Doctor insights on:
Does Ragi Aggravate Eczema In Babies
A range of persistent skin conditions that include dryness and recurring skin rashes that are characterized by one or more of these symptoms: redness, skin edema (swelling), itching, crusting, flaking, blistering, cracking, or bleeding. The cause of eczema is unknown but is presumed to be a combination of ...Read more
Treatment: Usually starts with a good skin care regimen, one that is designed for sensitive skin (hypoallergenic and fragrance free). Moisturizing is very important. Topical steroids are used during periods of flare, but should be used with caution on the face, diaper area and in very young infants. ...Read more
You cannot: You cannot but your pediatrician or a dermatologist often can. ...Read more
No: There are no scientific data to support. ...Read more
Possibly: A cow's milk protein allergy may present as eczema in infants. Other symptoms may include fussiness and irritability, bloody/mucousy stools, vomiting, and poor weight gain. Consider a trial of a hypoallergenic formula, but discuss this with your doctor first. Some will try soy-based formulas, however a number of children who are truly milk-protein allergic may be soy allergic too, so be cautious. ...Read more
Yes: The otc 1% is safe for short term use. ...Read more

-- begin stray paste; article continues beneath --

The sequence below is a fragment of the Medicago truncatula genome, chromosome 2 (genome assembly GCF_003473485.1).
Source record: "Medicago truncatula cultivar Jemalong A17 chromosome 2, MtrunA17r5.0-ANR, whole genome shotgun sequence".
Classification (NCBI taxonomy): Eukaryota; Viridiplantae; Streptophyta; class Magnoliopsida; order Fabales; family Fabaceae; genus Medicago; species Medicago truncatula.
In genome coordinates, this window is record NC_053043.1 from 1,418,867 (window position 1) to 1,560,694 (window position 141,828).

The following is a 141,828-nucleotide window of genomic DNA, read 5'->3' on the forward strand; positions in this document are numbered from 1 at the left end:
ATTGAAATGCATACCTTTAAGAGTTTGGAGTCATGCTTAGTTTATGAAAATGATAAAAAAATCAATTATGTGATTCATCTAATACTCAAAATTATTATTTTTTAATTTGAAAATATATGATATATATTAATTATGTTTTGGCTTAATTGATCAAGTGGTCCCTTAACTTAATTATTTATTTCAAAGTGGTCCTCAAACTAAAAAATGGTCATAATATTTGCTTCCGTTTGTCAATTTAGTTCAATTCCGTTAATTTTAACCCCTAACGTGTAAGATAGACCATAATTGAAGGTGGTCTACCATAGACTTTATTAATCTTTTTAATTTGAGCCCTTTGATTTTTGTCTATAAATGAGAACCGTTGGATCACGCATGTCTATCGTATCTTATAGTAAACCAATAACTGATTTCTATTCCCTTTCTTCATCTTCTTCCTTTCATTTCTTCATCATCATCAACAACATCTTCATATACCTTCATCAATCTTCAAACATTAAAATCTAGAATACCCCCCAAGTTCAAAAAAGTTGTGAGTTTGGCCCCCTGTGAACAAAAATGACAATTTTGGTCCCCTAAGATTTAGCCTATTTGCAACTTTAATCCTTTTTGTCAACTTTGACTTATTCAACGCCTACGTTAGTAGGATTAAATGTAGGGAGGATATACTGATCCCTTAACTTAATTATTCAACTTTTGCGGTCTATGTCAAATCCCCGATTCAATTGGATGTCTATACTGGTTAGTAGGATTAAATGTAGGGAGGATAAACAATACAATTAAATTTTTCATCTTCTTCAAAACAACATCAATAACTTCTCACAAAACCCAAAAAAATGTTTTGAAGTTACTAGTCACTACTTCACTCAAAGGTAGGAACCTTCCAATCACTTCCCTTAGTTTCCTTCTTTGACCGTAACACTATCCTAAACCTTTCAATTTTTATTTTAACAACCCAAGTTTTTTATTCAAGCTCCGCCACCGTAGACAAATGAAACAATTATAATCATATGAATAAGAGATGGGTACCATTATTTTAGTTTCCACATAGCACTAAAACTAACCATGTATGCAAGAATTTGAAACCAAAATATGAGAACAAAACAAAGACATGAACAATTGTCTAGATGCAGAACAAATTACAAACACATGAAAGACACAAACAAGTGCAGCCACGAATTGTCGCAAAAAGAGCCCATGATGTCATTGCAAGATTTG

What are the common causes of allergies in babies? My 22 month old baby has severe eczema. Advantage cream and aspelone provide temporary relief
Unfortunately.......: Very few cases of eczema are improved by eliminating foods from the diet. Also, skin tests usually used to determine allergies (for hay fever, for example), are not reliable in patients with skin problems like eczema, so the only way to tell is by trial and error which is difficult. See a dermatologist for a good skin regimen before getting too caught up in eliminating foods from her diet. ...Read more
Does eczema weep on babies face or is weeping impetigo? My 3 month old has been on mupirocin the past 9 days. Still inflamed and weeping off and on.
Weeping skin: Both eczema and impetigo can weep. Unfortunately they can also go together. Impetigo should have improved at least somewhat with Mupirocin cream. For eczema, just using Mupirocin cream is not sufficient to improve the inflammation, so other meds need to be added. Please talk to you dermatologist about additional treatments for eczema. Also applying cool soaks even for a minute prior to meds helps. ...Read more